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Mohammed v. Sessions

United States District Court, District of Columbia

January 16, 2019

SAMER ABDULRAZZAQ MOHAMMED, et al., Plaintiffs,
v.
JEFFERSON B. SESSIONS, III, et al., Defendants.

          MEMORANDUM OPINION GRANTING DEFENDANTS' MOTION TO DISMISS FOR LACK OF SUBJECT MATTER JURISDICTION

          RUDOLPH CONTRERAS, UNITED STATES DISTRICT JUDGE

         I. INTRODUCTION

         Plaintiffs Samer Abdulrazzaq Mohammed and his family have brought this lawsuit under the Administrative Procedure Act, 5 U.S.C. § 701 et seq., to challenge the denial of their application for refugee resettlement in the United States under Section 207 of the Immigration and Naturalization Act, 8 U.S.C. § 1157. Defendants now move to dismiss for lack of subject matter jurisdiction and failure to state a claim, arguing that the claims are non-justiciable and barred by longstanding principles of nonreviewability of visa denials. Because it lacks jurisdiction to review discretionary denials of refugee resettlement applications, the Court grants the motion to dismiss.

         II. BACKGROUND

         Plaintiff Samer Abdulrazzaq Mohammed (“Mohammed”) is an Iraqi national who lives in Baghdad with the four other plaintiffs in this case, his wife Hanan Hasan Salih and his three sons Mohammed Samer Abdulrazzaq, Ali Samer Abdulrazzaq, and Husain Samer Abdulrazzaq. See 2014 Request for Review Supporting Docs., Compl. Ex. 3, at 10-14, ECF No. 1-3; 2017 Marwa Samer Abdulrazzaq Letter, Compl. Ex. 7, at 1, ECF No. 1-7; 2017 Request for Review, Compl. Ex. 8, at 2, ECF No. 1-8. Mohammed is an engineer by profession. See 2014 Request for Review, Compl. Ex. 2, at 1, ECF No. 1-2. Between 2004 and 2009, Mohammed worked as a subcontractor on a number of projects in the International Zone in Baghdad, including at the United States Embassy. Id. at 2. As a result of his work in the International Zone, Mohammed was targeted for reprisals and forced to relocate multiple times between 2006 and 2009, including moving to Syria for two years between 2006 and 2008 after armed militia ransacked his home and threatened his family's life in July 2006. See Id. at 2-4.

         In 2009, Mohammed and his family applied for refugee resettlement in the United States through the U.S. Refugee Admissions Program. Id. at 1. Under Section § 207 of the Immigration and Naturalization Act (“INA”), 8 U.S.C. § 1157, the admission of refugees is committed to the discretion of the Secretary of the Department of Homeland Security. See 8 U.S.C. § 1157(c)(1); 6 U.S.C. § 557. On July 9, 2014, the U.S. Citizenship and Immigration Services (“USCIS”) issued Mohammed a notice of ineligibility for resettlement. Notice of Ineligibility, Compl. Ex. 1, at 1, ECF No. 1-1. The notice explained that Mohammed and his family's application for refugee resettlement under § 207 of the INA had “been denied as a matter of discretion for security-related reasons.” Id. at 2.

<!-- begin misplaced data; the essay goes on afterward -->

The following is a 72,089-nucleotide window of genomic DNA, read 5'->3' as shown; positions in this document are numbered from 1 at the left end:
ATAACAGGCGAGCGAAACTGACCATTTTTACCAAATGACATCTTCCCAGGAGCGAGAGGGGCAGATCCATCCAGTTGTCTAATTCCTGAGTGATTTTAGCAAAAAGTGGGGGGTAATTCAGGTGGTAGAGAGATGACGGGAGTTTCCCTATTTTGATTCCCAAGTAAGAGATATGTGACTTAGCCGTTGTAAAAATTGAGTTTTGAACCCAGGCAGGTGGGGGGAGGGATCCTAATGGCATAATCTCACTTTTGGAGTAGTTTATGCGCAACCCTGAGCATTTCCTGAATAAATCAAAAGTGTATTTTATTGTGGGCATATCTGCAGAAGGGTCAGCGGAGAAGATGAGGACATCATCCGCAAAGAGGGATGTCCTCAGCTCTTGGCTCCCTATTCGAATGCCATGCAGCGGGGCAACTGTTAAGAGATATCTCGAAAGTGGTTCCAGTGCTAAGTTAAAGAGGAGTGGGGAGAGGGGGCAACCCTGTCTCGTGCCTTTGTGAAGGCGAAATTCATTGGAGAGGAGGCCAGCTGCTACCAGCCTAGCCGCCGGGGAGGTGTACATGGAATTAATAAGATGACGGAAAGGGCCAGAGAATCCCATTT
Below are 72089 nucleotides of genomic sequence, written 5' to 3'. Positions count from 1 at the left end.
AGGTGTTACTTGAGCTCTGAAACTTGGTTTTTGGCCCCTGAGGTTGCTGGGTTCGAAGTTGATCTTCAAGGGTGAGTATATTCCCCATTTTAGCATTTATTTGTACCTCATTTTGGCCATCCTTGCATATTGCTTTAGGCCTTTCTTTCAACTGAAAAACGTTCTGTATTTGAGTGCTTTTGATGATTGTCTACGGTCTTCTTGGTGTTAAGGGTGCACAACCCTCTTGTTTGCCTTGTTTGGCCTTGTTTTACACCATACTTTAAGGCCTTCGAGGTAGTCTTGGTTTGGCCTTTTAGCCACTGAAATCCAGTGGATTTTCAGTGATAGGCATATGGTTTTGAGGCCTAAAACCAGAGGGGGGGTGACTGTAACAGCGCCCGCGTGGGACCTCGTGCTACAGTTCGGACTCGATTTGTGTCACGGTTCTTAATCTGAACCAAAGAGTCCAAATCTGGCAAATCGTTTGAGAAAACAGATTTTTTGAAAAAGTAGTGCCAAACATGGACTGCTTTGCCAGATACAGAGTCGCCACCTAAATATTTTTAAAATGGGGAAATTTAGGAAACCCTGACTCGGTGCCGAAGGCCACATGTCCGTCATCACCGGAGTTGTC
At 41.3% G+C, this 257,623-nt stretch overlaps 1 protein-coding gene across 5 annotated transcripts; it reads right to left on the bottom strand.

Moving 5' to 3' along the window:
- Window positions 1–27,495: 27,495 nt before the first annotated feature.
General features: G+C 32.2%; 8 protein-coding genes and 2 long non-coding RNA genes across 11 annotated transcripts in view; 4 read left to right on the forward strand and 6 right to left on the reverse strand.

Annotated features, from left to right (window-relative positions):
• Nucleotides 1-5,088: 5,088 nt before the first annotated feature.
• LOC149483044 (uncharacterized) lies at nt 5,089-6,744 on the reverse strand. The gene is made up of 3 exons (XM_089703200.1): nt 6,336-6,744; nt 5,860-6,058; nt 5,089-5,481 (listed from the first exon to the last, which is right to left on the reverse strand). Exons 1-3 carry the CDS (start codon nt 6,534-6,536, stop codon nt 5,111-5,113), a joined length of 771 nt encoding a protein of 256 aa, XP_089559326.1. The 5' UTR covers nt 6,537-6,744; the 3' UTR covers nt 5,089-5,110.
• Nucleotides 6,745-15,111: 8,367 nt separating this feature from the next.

The same month, Mohammed filed a request for review of the denial, attaching a number of documents in support. Compl. at 5; see generally 2014 Request for Review; 2014 Request for Review Supporting Docs. While there is no formal mechanism for review of refugee resettlement applications, see 8 U.S.C. § 1157; 8 C.F.R. § 207.4 (“There is no appeal from a denial of refugee status under this chapter”), USCIS considers informal requests for review of such denials in its discretion, see Defs.' Mem. Supp. Mot. Dismiss 3, ECF No. 11. In this case, USCIS responded to the request for review in June 2015, upholding the denial because the request for review “did not contain any new information or an allegation of error in the adjudication of [Mohammed's] claim.” June 11, 2015 Request for Review Response, Compl. Ex. 4, at 1, ECF No. 1-4. Mohammed filed a renewed request for review in August 2015, which was denied in February 2017. 2017 Request for Review at 1. And finally, Mohammed submitted a final request for review in April 2017, Compl. at 6; 2017 Request for Review, which was denied by USCIS in September 2017, Compl. at 6.